In Minneapolis, community organizer Marcia Howard said Biden’s elevation to the presidency meant that those who have hoped to create a world without the police need to double down on their efforts.

The president and his allies have paid “lip service” to issues of racial equity, police brutality and mass incarceration, she said. “And now they must be pressed to put action where their mouths are.”

Law enforcement deploy tear gas Wednesday at a protest outside an Immigration and Customs Enforcement building in Portland, Oregon, on Wednesday. | ALISHA JUCEVIC / THE NEW YORK TIMES
Law enforcement deploy tear gas Wednesday at a protest outside an Immigration and Customs Enforcement building in Portland, Oregon, on Wednesday. | ALISHA JUCEVIC / THE NEW YORK TIMES

In Seattle on Wednesday, a crowd of about 150 people marched through the streets chanting both anti-Trump and anti-Biden slogans. One member of the group handed out flyers that said: “Biden won! And so did corporate elites!” The flyers argued that a “Democratic administration is not a victory for oppressed people” and “Biden will not save us.”

“I came out here because no matter what happens, Biden and Kamala aren’t enough,” said one of the protesters, Alejandro Quezada Brom, 28, referring to Vice President Kamala Harris. He said the new president needed to know that “the pressure’s not off” for progress on immigration and policing reforms.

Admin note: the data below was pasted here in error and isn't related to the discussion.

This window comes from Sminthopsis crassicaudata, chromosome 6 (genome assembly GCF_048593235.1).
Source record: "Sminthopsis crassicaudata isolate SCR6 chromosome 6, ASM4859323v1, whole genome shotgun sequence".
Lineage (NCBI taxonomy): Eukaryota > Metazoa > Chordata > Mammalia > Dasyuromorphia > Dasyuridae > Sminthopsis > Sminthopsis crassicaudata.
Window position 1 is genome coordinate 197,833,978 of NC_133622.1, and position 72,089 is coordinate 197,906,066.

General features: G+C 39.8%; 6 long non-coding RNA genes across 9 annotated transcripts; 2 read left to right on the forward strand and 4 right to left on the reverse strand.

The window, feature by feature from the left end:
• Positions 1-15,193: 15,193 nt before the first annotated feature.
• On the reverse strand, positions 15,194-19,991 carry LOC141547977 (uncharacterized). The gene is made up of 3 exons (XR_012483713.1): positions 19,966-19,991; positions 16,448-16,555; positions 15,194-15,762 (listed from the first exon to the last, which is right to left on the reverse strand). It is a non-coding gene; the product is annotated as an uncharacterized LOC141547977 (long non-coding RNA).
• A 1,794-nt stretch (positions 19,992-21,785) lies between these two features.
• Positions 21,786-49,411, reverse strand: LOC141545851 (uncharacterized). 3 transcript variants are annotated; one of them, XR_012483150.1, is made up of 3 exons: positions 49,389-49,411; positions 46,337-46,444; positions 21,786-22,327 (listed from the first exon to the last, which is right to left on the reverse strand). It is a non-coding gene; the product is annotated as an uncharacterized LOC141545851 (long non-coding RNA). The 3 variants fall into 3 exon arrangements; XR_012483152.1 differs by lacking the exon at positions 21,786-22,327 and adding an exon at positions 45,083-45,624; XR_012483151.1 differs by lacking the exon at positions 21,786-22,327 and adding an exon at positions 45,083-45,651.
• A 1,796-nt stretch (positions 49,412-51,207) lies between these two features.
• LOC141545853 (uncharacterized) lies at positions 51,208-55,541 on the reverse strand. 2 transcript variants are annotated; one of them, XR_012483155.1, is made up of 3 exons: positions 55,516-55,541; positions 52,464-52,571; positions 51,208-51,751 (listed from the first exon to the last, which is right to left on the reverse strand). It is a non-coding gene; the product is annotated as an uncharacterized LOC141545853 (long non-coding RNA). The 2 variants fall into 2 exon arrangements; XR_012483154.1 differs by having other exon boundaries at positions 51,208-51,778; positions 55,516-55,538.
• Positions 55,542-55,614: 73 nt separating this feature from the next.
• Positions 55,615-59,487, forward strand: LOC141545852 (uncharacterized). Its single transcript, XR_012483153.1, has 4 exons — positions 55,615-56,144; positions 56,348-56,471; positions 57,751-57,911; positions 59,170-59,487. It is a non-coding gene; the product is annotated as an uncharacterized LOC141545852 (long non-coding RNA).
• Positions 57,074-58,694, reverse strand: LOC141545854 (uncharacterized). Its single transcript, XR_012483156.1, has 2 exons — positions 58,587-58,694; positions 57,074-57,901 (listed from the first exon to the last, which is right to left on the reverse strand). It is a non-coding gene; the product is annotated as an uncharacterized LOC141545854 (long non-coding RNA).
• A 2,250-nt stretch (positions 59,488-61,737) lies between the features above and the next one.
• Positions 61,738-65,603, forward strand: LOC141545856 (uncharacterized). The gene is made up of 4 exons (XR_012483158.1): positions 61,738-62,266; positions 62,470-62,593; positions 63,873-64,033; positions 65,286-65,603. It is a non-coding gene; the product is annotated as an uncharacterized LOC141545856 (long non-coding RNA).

Patrisse Cullors, a co-founder of the Black Lives Matter Global Network, said she had met with members of Biden’s transition team and held initial conversations with Merrick Garland, the attorney general nominee, and Pete Buttigieg, the transportation secretary nominee. They agreed to sit with Black Lives Matter organizers for more formal meetings once the administration was in office, she said.

She said she believed that Biden was off to a good start with the executive order he signed on racial equity, which included things her group had discussed with the transition team around eradicating white supremacy and discrimination in communities and government agencies.

But that was hardly enough, Cullors said. She said Black Lives Matter would be pushing the administration hard in areas where some of Biden’s past positions have not always aligned with the movement’s goals.

“We’re going to really push this administration to look at ending police terror and mass incarceration,” she said. “And that can’t happen through body cameras. It can’t happen through more training. We actually have to look at the budgets of police departments at the national level to the local level. And we have to look at the budgets of everything else, every other social aid program and social service program.”

Protesters gather in Portland, Oregon, after the inauguration of U.S. President Joe Biden, on Wednesday. | ALISHA JUCEVIC / THE NEW YORK TIMES